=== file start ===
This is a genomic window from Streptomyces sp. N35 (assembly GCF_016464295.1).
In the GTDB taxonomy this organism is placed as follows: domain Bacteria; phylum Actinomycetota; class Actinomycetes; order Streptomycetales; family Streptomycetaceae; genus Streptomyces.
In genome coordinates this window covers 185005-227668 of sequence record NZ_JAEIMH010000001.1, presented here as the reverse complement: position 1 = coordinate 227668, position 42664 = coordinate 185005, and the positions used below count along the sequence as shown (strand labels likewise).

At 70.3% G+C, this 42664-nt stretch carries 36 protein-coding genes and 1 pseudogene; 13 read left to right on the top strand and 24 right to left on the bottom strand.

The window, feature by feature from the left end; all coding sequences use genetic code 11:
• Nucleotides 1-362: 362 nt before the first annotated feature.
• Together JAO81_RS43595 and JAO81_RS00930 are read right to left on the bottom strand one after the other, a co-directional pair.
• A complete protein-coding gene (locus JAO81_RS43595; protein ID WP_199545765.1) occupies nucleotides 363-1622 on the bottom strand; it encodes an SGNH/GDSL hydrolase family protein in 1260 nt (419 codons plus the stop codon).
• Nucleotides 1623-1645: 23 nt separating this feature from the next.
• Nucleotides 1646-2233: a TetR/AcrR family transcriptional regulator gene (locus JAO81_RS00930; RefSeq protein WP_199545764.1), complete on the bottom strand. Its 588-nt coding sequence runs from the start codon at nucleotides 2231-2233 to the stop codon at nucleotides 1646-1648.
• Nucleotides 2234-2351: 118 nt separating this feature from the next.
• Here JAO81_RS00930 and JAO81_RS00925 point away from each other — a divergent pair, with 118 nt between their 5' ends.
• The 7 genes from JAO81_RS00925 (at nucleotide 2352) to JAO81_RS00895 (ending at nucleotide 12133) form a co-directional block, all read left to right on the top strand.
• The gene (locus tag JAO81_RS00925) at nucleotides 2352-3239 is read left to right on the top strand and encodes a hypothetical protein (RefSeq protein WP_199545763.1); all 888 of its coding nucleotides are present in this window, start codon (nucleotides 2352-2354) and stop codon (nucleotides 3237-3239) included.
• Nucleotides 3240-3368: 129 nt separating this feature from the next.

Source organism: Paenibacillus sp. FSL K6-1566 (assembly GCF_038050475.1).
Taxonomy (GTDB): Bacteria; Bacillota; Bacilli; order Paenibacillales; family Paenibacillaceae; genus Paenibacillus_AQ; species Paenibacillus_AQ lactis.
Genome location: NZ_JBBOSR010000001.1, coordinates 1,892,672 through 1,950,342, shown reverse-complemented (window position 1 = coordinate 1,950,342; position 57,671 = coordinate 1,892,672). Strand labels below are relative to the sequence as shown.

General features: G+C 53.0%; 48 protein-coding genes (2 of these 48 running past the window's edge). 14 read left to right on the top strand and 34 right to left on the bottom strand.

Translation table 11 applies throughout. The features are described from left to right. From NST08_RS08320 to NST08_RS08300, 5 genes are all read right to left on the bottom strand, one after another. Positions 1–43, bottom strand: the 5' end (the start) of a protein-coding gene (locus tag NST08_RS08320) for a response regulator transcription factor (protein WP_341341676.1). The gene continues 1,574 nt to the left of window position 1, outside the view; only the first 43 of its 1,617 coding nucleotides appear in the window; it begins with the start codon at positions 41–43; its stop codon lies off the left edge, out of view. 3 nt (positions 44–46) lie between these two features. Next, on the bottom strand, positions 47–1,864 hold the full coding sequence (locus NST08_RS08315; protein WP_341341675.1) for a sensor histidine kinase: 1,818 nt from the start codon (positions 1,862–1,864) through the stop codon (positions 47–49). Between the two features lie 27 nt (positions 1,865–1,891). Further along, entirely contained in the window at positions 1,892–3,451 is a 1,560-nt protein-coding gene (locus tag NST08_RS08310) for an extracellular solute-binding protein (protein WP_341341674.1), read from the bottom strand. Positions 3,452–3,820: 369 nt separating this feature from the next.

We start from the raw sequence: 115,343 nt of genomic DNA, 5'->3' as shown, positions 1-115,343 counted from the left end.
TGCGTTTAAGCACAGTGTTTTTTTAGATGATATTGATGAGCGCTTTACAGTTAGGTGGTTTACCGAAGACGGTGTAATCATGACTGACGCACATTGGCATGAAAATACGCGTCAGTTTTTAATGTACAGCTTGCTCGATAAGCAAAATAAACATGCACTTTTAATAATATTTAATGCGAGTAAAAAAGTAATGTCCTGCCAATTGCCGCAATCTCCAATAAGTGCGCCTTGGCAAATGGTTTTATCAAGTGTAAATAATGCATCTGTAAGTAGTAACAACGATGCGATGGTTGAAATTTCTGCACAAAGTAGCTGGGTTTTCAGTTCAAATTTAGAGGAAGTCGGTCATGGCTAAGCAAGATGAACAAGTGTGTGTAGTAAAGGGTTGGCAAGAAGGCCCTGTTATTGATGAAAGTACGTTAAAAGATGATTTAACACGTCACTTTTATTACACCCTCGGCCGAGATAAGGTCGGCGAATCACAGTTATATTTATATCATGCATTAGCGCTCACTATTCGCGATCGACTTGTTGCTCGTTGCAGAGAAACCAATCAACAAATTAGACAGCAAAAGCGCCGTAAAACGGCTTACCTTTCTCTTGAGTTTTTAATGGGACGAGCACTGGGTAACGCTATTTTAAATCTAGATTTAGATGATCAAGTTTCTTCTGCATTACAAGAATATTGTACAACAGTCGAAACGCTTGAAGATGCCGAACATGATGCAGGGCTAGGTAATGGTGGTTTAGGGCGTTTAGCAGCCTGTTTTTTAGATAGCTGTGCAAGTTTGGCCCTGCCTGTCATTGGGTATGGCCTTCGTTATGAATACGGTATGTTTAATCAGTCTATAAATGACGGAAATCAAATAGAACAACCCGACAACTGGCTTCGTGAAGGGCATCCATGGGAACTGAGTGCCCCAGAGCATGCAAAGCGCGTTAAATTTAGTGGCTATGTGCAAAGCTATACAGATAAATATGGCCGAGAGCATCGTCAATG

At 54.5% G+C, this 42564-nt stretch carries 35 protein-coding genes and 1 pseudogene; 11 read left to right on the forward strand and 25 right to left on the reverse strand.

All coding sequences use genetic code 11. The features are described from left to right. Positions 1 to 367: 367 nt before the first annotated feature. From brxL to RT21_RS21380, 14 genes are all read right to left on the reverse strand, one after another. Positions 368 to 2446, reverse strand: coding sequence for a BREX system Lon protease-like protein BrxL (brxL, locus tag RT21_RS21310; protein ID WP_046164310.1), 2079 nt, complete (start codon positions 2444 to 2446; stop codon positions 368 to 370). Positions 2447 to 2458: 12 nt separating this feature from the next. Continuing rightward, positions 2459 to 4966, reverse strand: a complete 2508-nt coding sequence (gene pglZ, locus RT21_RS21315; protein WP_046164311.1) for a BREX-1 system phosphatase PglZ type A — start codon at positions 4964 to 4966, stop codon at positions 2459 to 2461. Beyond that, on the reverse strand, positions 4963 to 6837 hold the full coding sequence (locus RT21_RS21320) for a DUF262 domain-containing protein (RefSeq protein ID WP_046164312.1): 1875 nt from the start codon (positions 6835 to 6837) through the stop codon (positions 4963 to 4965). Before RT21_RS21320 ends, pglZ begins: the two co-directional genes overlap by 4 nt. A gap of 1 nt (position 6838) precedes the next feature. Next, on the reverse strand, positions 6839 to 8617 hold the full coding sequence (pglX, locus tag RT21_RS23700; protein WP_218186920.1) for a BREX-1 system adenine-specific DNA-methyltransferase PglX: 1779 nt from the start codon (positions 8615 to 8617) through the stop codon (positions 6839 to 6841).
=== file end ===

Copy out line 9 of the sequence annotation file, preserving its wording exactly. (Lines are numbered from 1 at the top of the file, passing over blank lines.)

• Nucleotides 1623-1645: 23 nt separating this feature from the next.